It’s a well-known fact that we currently know less about the ocean floor than we do about the surface of the moon. Our oceans are the largest and least explored environments on the planet, and scientists estimate they may contain up to a million species that are yet to be discovered. Still, deep-ocean dives in specially designed submersibles frequently turn up new species. Many of these organisms are soft-bodied – similar to jellyfish, squid, and octopuses – which makes them difficult to capture for study without harming them.
Luckily, a new device has just been developed by researchers at Harvard University’s Wyss Institute, John A. Paulson School of Engineering and Applied Sciences (SEAS), and Radcliffe Institute for Advanced Study. This device can capture soft-bodied species for study inside a folding polyhedral enclosure, before letting them go unharmed. The research is reported in Science Robotics.
The device was designed and built by Zhi Ern Teoh, Ph.D., and consists of five 3D-printed polymer “petals” attached to rotating joints that are linked together to create a scaffold. A motor applies torque to the point where the petals meet, resulting in the entire structure rotating about the joints and folding into a hollow dodecahedron – which is a twelve-sided 3D shape, almost like a rounded box. This device has been named the Rotary Actuated Dodecahedron (RAD).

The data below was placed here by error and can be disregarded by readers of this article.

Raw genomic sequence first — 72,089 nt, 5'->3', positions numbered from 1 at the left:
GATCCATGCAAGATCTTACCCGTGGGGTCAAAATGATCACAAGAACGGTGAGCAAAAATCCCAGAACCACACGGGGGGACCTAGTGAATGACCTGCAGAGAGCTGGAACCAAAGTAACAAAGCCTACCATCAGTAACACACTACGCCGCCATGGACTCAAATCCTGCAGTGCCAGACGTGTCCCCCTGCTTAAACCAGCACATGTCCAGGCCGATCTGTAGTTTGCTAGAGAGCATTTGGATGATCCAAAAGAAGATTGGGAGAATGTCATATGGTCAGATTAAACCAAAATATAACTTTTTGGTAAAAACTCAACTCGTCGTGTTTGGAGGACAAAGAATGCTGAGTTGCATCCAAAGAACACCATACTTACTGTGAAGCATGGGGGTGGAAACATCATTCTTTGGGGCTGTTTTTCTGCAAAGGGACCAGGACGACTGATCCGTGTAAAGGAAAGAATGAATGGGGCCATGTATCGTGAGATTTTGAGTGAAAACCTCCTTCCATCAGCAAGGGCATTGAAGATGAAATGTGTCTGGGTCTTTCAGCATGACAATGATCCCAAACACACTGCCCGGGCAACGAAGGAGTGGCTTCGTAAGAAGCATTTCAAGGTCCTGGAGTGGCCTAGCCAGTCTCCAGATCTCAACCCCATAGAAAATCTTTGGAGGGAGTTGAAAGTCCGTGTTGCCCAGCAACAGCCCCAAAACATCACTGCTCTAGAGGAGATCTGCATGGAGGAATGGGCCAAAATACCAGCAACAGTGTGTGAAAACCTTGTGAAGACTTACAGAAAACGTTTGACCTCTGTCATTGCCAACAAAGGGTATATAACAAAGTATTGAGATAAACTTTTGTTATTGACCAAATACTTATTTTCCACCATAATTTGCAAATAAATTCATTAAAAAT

The RAD sampler was tested at the Mystic Aquarium in Mystic, CT, where it successfully collected and released moon jellyfish underwater. It was then modified to withstand open ocean conditions, and mounted on an underwater remotely-operated vehicle (ROV) provided by the Monterey Bay Aquarium Research Institute in Monterey, CA. The device was tested in the field at depths of 500-700 meters, using the ROV’s manipulator arm and a human-controlled joystick to operate the RAD. In the field, the team was able to capture soft organisms like squid and jellyfish in their natural habitats, and then release them unharmed.
“The RAD sampler design is perfect for the difficult environment of the deep ocean because its controls are very simple, so there are fewer elements that can break. It’s also modular, so if something does break, we can simply replace that part and send the sampler back down into the water,” says Teoh. “This folding design is also well-suited to be used in space, which is similar to the deep ocean in that it’s a low-gravity, inhospitable environment that makes operating any device challenging.”
Teoh is currently working on a more rugged version of the RAD to be used in heavy-duty underwater tasks – such as marine geology. Robert Wood, Ph.D., a Founding Core Faculty member of the Wyss Institute, explains how the benefits of this device go beyond its practical use: “Our group’s collaboration with the marine biology community has opened the door for the fields of soft robotics and origami-inspired engineering to apply those technologies to solve problems in an entirely different discipline, and we are excited to see the ways in which this synergy creates novel solutions.”
By Connor Ertz, Earth.com Staff Writer